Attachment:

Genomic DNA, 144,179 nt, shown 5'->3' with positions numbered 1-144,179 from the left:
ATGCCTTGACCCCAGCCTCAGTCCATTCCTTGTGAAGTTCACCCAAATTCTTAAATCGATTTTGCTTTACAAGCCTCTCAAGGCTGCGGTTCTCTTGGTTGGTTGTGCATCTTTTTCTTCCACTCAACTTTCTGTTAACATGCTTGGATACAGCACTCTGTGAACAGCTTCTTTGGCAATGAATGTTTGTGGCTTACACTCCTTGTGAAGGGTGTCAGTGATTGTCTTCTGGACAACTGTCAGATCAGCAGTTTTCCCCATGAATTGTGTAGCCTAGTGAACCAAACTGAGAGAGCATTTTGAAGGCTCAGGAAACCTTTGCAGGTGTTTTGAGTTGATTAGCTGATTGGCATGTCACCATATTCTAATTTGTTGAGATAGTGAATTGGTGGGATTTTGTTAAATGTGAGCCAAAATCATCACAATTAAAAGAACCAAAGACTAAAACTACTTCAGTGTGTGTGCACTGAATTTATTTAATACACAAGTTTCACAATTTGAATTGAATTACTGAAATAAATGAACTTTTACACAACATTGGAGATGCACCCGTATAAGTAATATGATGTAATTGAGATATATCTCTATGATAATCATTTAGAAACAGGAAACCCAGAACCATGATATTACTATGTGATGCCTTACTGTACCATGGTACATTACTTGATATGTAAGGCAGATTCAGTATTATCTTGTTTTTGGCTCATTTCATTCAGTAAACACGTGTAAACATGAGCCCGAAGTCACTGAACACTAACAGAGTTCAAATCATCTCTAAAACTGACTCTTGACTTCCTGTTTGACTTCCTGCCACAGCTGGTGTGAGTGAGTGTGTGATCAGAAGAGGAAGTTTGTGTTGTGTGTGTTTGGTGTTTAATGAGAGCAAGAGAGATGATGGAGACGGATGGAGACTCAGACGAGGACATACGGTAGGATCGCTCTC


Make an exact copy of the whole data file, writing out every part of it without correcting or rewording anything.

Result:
Genomic DNA, 144,179 nt, shown 5'->3' with positions numbered 1-144,179 from the left:
ATGCCTTGACCCCAGCCTCAGTCCATTCCTTGTGAAGTTCACCCAAATTCTTAAATCGATTTTGCTTTACAAGCCTCTCAAGGCTGCGGTTCTCTTGGTTGGTTGTGCATCTTTTTCTTCCACTCAACTTTCTGTTAACATGCTTGGATACAGCACTCTGTGAACAGCTTCTTTGGCAATGAATGTTTGTGGCTTACACTCCTTGTGAAGGGTGTCAGTGATTGTCTTCTGGACAACTGTCAGATCAGCAGTTTTCCCCATGAATTGTGTAGCCTAGTGAACCAAACTGAGAGAGCATTTTGAAGGCTCAGGAAACCTTTGCAGGTGTTTTGAGTTGATTAGCTGATTGGCATGTCACCATATTCTAATTTGTTGAGATAGTGAATTGGTGGGATTTTGTTAAATGTGAGCCAAAATCATCACAATTAAAAGAACCAAAGACTAAAACTACTTCAGTGTGTGTGCACTGAATTTATTTAATACACAAGTTTCACAATTTGAATTGAATTACTGAAATAAATGAACTTTTACACAACATTGGAGATGCACCCGTATAAGTAATATGATGTAATTGAGATATATCTCTATGATAATCATTTAGAAACAGGAAACCCAGAACCATGATATTACTATGTGATGCCTTACTGTACCATGGTACATTACTTGATATGTAAGGCAGATTCAGTATTATCTTGTTTTTGGCTCATTTCATTCAGTAAACACGTGTAAACATGAGCCCGAAGTCACTGAACACTAACAGAGTTCAAATCATCTCTAAAACTGACTCTTGACTTCCTGTTTGACTTCCTGCCACAGCTGGTGTGAGTGAGTGTGTGATCAGAAGAGGAAGTTTGTGTTGTGTGTGTTTGGTGTTTAATGAGAGCAAGAGAGATGATGGAGACGGATGGAGACTCAGACGAGGACATACGGTAGGATCGCTCTC